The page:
Hey Bartender: The Documentary That Comes With a Happy Hour!

Hey Bartender

Runs Fri., June 14–Thurs., June 20 at Northwest Film Forum. Not rated. 92 minutes.

Early in Douglas Tirola’s documentary about the resurgence of craft cocktails, apprentice bartender Steve Schneider describes his planned vocation. Take one part mixologist, one part sage, one part rock star . . . and stir. Tirola has a diverse documentary resume, and he does a decent job of outlining the history of the bartender—from Prohibition to the present—and the genus of the cocktail through interviews with various experts in the field. This material can be somewhat dense and repetitive to newbies, but Tirola also serves the more general gin-and-tonic audience with some simple barroom drama. He does this by following two bartenders in training.

The first is Schneider, an ex-Marine with a handlebar mustache and an incredible scar haloing his face. He works at New York’s celebrated cocktail bar Employees Only. The second is Steve Carpentieri, a former banker who bought Dunville’s, a weathered watering hole in Westport, Connecticut. The two men’s lives are different in most every way, except that their destinies are both aligned with drink.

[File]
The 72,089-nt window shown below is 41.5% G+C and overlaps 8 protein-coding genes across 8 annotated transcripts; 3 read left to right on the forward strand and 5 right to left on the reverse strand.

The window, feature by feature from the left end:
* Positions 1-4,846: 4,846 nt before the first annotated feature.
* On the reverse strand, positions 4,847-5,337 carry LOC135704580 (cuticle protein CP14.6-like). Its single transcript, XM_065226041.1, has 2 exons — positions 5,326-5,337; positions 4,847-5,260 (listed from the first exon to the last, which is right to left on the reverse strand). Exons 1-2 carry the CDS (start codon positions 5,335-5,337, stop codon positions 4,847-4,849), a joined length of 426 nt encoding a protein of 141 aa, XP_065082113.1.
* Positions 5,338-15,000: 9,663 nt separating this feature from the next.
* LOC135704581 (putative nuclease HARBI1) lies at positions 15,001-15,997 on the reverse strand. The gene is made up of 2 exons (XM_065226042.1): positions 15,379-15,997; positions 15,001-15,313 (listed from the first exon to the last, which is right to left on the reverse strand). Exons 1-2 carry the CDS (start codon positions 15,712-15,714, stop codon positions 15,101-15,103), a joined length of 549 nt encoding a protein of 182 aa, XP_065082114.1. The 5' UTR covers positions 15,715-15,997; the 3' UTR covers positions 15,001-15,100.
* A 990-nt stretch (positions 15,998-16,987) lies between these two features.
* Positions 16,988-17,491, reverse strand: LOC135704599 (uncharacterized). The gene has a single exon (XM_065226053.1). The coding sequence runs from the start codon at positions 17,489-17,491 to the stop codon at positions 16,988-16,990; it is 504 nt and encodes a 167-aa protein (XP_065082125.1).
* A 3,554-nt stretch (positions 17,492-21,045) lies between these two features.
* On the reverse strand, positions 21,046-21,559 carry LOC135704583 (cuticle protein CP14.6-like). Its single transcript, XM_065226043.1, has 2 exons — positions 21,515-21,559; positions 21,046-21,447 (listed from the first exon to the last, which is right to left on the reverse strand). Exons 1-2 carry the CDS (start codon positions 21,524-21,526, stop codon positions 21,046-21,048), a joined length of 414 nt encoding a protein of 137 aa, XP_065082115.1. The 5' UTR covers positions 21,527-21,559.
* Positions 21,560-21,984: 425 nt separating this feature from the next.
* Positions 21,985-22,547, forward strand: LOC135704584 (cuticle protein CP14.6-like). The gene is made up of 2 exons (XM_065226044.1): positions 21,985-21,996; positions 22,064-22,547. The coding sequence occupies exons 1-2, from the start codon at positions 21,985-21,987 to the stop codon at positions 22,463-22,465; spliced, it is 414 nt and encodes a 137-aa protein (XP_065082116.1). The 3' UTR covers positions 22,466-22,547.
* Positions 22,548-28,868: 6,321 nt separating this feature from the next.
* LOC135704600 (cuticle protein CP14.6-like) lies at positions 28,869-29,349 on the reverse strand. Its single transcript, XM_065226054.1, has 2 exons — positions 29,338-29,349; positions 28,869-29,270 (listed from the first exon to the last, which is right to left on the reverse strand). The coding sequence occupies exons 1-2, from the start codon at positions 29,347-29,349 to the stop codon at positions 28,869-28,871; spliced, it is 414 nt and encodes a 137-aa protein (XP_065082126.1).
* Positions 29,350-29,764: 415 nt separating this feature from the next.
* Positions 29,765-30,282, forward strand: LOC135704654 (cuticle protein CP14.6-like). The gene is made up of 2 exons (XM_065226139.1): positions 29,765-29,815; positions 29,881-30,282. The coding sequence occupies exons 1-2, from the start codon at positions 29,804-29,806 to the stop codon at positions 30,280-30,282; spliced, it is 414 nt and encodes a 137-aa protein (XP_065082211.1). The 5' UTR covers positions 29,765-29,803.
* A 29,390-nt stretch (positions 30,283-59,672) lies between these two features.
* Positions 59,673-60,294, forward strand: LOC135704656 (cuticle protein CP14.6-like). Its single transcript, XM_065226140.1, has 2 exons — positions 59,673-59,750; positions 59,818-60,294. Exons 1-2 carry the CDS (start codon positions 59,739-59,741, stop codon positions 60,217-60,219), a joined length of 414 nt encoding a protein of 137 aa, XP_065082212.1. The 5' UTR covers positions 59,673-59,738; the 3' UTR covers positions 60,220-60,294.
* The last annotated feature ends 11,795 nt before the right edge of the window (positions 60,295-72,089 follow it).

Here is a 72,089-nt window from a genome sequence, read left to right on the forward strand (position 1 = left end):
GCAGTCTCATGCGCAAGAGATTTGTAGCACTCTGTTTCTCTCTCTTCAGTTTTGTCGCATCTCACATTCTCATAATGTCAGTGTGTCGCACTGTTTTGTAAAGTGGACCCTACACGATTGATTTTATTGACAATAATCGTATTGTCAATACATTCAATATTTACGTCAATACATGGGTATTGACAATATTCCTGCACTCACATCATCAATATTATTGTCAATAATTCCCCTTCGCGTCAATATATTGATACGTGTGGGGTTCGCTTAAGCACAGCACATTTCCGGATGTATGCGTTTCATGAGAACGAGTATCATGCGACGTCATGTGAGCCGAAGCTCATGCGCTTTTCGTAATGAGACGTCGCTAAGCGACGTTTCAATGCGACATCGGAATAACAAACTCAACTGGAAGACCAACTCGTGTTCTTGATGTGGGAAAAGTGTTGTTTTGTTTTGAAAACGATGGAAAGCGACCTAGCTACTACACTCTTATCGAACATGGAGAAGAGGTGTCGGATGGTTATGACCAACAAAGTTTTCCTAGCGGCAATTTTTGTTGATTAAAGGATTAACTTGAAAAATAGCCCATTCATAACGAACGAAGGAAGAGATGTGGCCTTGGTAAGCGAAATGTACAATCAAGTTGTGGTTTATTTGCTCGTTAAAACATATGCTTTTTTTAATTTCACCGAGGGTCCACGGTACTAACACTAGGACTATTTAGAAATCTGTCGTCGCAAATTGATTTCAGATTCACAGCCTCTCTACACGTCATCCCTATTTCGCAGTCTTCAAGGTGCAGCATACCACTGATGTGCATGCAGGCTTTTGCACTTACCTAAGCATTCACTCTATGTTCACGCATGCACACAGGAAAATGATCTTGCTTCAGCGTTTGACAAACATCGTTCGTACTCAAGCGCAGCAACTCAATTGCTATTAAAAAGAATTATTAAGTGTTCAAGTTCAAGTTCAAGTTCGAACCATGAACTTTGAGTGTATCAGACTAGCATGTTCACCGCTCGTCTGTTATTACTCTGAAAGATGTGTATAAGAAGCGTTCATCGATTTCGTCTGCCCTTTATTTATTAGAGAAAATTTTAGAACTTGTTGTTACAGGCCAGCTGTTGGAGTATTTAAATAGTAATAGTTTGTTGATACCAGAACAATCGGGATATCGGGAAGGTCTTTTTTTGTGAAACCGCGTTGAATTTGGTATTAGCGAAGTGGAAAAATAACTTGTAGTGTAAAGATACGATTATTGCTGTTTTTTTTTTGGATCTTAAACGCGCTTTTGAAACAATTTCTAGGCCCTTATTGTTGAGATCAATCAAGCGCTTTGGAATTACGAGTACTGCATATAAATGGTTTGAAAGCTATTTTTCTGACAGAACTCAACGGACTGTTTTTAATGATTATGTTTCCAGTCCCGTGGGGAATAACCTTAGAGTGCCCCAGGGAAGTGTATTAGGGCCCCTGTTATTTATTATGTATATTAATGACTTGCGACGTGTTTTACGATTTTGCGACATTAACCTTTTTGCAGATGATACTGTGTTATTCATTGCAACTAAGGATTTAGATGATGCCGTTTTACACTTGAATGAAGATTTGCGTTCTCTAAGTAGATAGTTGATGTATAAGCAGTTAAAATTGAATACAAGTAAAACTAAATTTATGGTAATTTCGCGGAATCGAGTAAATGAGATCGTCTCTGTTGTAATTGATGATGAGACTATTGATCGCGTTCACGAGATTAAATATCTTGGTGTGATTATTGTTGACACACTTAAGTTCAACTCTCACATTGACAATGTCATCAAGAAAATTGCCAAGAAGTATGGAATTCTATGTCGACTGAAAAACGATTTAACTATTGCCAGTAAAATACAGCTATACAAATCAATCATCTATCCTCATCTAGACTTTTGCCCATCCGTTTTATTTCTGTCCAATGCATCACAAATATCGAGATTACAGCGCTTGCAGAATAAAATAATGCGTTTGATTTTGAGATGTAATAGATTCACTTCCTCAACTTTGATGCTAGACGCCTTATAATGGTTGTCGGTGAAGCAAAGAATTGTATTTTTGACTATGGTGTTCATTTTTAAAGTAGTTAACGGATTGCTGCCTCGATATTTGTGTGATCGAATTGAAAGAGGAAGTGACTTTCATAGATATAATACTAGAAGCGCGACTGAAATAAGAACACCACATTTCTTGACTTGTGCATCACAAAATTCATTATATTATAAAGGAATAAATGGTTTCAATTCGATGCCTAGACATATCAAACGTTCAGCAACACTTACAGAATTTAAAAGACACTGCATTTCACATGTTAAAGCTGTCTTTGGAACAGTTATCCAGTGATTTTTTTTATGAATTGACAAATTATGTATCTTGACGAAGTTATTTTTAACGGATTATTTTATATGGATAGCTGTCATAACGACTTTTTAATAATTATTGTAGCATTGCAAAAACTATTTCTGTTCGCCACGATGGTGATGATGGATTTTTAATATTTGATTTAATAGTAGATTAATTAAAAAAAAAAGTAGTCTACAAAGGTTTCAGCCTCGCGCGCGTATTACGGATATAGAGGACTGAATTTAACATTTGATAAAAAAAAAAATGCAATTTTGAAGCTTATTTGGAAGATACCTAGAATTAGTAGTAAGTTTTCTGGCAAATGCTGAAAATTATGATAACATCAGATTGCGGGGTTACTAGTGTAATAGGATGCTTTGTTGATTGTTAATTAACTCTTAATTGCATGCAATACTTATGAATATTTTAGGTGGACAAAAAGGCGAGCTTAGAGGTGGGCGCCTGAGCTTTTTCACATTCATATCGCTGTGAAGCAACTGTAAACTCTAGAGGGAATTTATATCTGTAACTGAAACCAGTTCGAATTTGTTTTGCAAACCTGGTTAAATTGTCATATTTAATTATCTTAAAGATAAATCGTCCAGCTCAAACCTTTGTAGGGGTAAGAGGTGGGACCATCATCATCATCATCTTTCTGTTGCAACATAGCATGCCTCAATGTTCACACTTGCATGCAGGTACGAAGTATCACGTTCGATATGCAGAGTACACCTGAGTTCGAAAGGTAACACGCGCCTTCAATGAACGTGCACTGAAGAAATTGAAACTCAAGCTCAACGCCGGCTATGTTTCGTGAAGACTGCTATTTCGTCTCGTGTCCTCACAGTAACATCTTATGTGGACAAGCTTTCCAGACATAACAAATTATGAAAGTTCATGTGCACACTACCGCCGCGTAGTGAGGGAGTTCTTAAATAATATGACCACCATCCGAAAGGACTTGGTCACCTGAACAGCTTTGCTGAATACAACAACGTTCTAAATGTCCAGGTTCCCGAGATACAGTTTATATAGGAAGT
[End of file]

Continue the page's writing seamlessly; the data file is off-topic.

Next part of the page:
Carpentieri initially seems the spiritual center of the film, the camera returning to his beat-up little bar whenever the flashy world of Manhattan cocktail connoisseurs gets to be a bit much. It’s not. As Hey Bartender moves along, it becomes clear that high-end cocktail bars are thriving and Dunville’s is suffering. (Carpentieri glumly observes that when he types “Dunville’s” into his phone, it auto-corrects to “Downfall.”) In an attempt to save his failing bar, he attends Tales of the Cocktail in New Orleans, the industry’s largest annual gathering, where he meets the bigwigs Tirola has been interviewing. They offer bromides. He buys a fedora. “Hopefully this will give me the clarity I need,” says Carpentieri, noting that many of the bartenders wear them. You hope he’s joking, but he doesn’t look like he is. Though a bit humiliating, it’s a very human portrait. Schneider, on the other hand, is in the thick of it, entering the event’s fastest-bartender challenge, his future seemingly assured. The stakes feel lower than for poor Carpentieri, yet Tirola gives Schneider equal weight in Hey Bartender, which leaves something of a bad aftertaste. (Note: Opening night will feature cocktail demos and a happy hour.)

mbaumgarten@seattleweekly.com

 
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